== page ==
March 15, 2010

March 15: I will make … rivers in the desert


By Suzanne Ehst, academic counselor and assistant professor of education
THIS WEEK’S THEME: I will make … rivers in the desert

The lucid image of this week’s theme immediately speaks to me of renewal.

Surely my experience of living by the St. Joseph River prompts my interpretation of this line. This river is repeatedly a source of renewal for my work-weary soul. In the summer, my husband and I float our canoe downriver to a sand bar that is submerged about a foot below the surface. There we plant old lawn chairs and sit in water that tickles our seats; we wade with minnows, cast fishing lines into the deeper pools, and let the sun and water restore us. We are not by the river or on the river. We are in the river, physically submerged in a different kind of rhythm – a rhythm that dives and flows in constant motion, but moves not in a harried press toward production. It’s a rhythm that restores in us the sheer delight of living.

When I taught high school literature, rivers often showed up in our texts as symbols of renewal. In particular, I was impressed by the novella Siddhartha, where the title character experiences both despair and rebirth on the banks of a river. My high school students often expressed frustration that Siddhartha’s initial rebirth didn’t “stick” – that it was followed by an attack of life-loathing anguish. Because I was teaching in a Christian school, I had a ready comparison: “Haven’t you ever been inspired by a summer church camp or convention only to return to the routine of school and find you’ve lost that spiritual high?” The character, they saw, necessarily cycles through depletion and renewal, holding on and letting go, because it’s the rhythm of the spiritual journey.

In these late-winter days, I feel the ache of spring, but alas, my summer river-sits are yet a long way off. Still, I want to be attentive to other “rivers” in this Lenten season – the colorful birdsong in the morning; the gentle drift of a late-winter snow; the dive of a hawk into a fallow field. Here on the bank of spring, may we praise the Creator for these tangible promises of renewal.



Comments (13)

  1. Suzanne, thank you for this evocative piece of writing. I love the flow of river images that allows fluid connections between body, soul and spirit.

    Ann Hostetler March 15, 2010 |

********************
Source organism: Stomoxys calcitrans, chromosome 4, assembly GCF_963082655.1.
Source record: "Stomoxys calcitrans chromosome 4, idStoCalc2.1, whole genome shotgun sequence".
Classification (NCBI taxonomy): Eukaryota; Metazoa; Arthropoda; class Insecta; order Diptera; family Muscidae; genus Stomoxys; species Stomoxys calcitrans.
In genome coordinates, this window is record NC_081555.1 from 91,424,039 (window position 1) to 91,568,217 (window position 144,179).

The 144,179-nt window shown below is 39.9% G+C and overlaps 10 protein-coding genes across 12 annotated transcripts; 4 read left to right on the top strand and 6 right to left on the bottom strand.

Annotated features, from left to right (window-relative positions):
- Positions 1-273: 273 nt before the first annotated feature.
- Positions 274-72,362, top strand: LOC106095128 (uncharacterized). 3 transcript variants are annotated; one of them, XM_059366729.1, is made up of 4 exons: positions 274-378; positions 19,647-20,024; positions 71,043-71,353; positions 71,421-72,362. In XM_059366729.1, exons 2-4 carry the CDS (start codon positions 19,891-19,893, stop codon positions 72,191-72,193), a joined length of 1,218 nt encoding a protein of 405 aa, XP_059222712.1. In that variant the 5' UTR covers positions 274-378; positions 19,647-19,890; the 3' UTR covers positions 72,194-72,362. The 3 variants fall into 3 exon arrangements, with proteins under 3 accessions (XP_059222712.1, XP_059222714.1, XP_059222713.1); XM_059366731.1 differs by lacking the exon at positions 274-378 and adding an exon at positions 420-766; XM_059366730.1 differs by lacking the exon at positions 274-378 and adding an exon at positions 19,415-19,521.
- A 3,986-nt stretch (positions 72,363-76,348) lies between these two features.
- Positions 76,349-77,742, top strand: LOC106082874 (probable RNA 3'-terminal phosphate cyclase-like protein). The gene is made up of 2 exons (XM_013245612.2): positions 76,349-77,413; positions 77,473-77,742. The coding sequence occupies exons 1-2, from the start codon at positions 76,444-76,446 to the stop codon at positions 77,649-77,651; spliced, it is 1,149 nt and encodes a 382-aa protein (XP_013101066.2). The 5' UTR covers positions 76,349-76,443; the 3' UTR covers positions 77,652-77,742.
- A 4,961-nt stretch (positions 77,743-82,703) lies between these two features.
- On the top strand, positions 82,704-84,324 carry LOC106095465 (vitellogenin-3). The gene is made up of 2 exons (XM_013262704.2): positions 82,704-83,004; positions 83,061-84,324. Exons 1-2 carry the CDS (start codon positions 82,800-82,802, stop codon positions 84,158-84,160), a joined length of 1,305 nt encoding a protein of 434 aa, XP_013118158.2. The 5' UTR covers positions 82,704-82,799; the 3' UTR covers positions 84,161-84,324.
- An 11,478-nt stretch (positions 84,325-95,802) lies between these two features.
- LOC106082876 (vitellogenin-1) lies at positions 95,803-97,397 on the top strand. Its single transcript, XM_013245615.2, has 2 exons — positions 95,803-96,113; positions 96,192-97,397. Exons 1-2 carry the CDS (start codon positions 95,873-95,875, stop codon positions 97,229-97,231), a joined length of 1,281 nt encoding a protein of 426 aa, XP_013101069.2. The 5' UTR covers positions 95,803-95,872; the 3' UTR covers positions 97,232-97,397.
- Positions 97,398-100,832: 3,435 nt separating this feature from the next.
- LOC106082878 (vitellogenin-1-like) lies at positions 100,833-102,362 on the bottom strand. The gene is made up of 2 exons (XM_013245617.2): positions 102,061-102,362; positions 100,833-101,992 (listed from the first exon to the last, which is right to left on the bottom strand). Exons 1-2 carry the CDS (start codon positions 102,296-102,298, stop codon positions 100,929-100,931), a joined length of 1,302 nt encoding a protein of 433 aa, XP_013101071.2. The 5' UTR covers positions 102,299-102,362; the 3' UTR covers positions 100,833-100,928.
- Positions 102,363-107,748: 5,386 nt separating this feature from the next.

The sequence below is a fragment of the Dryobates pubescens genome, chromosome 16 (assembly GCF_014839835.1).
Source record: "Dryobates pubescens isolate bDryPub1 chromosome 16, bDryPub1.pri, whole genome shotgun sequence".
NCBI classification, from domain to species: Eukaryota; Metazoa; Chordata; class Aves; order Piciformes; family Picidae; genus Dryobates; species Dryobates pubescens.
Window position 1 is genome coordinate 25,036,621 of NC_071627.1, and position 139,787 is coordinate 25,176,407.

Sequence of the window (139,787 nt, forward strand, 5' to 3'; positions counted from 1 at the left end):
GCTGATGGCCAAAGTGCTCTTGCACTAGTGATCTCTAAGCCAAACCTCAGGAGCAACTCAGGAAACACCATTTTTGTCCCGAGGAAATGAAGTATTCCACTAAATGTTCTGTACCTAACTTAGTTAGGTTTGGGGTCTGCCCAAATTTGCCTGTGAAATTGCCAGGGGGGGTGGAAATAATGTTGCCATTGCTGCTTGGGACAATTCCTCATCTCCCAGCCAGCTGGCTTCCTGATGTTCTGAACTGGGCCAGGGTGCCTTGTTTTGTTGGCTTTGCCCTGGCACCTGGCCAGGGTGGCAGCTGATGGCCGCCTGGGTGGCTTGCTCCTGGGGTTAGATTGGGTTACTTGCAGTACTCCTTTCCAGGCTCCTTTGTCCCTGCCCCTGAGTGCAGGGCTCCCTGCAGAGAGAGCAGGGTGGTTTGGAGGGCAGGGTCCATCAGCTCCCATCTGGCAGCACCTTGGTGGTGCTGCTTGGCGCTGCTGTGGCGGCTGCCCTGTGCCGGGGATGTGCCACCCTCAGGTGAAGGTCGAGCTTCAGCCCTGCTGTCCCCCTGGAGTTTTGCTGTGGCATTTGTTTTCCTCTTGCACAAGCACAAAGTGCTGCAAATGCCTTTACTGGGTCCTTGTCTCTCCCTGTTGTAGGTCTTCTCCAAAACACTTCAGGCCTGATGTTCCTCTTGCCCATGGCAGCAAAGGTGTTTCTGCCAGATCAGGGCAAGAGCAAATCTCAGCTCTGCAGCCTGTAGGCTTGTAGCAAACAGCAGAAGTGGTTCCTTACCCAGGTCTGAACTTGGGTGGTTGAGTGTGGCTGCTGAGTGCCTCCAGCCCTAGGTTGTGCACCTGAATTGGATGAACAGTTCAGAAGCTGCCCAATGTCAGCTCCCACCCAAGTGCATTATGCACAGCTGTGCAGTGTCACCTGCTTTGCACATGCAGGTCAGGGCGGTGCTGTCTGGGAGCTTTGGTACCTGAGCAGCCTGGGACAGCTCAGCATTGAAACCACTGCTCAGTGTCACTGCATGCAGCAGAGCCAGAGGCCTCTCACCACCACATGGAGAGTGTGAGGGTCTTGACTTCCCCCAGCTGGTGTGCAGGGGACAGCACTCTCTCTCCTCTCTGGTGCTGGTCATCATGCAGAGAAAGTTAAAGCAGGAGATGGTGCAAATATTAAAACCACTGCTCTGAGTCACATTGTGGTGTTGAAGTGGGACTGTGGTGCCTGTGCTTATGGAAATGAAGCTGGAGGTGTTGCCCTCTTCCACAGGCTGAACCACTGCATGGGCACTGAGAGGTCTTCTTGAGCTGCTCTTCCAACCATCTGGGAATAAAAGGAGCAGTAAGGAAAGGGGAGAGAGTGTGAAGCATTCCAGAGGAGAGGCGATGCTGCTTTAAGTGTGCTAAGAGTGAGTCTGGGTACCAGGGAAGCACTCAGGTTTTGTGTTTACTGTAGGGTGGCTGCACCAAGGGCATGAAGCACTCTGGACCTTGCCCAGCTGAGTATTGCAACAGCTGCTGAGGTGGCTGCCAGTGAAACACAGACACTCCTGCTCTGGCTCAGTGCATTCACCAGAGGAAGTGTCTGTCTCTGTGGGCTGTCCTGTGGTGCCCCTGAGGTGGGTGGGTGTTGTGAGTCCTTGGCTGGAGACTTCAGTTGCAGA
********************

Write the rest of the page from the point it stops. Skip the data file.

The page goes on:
2. Just plain lovely. We are certainly feeling the ache of spring in Minnesota. We had a lovely taste of it yesterday. As is our regional custom, everyone was commenting on the beautiful, sunny day. One woman, a stranger, said to me, with a note of caution, “Remember, we have at least two springs, separated by bits of winter!” She was so right, in so many ways. In Minnesota, spring begins to tease as early as January, but never fully arrives until April. Those parentheses of warmer, longer days are enough to keep us going from one glimpse of spring to the next, despite the inevitable snow and ice in between. It’s that way with the heart, too. And with faith. Just wait for the Lord. Ps. 27 Thank you for a lovely start to my day!

    Maureen Nalezny March 15, 2010 |
  3. Thankyou for the beautiful writing a good start to my week

    carole March 15, 2010 |
  4. Great devotion, Suzanne! Wonderful imagery and a message we all need to hear, brought closer, I think, because I just met you at Silverwood. I hope your soul is not too work-weary, and you find sheer delight in living this week!

    James Rissler March 15, 2010 |
  5. I appreciated this day’s lovely Lenten devotion, so full of descriptive beauty of God’s great outdoors. ‘Twas a brief and pleasant reminder to be thankful and rejoice.

    Sandra March 15, 2010 |
  6. Thanks for this lovely gift on a rainy Monday morning. I find it both profound and evocative.

    Rachel March 15, 2010 |
  7. I loved the imagery of the waxing and waning of our Spiritual Journey. So often we fail to see the whole picture.
    Thank you for reminding us it is a journey, not a place. God Bless.

    Debbie March 15, 2010 |
  8. I enjoyed the imagery of the river. We, too, have sat in a river and been refreshed. I missed having a scripture passage to attach these words to.

    pat March 15, 2010 |
  9. “Here on the bank of Spring” – what a lovely thought. I so much appreciate this thought, and understand it well, since I live on the banks of the Clark Fork River in Montana, where the ice has gone off the river, and the snow banks along the shore are melting into the waters, just as the winter of my soul is melting through Lent and into the Spring of New Life. Thank you for sharing your thoughts – Tish

    Tish Herries March 15, 2010 |
  10. like this writer- scriptural based on life and aware that we are circular spiritual beings

    pAT March 15, 2010 |
  11. This reflection was absolutely beautiful! Thank you, enjoyed reading it.

    Jenny K March 15, 2010 |
  12. Thanks Suzanne…love your images and glimpse into who you are today. We are anxiously awaiting spring here in eastern PA too! Blessings from Deep Run East.

    Barb Rice March 15, 2010 |
  13. this stired my soul I truly loved it!!!!!!!!

    robert culp March 15, 2010 |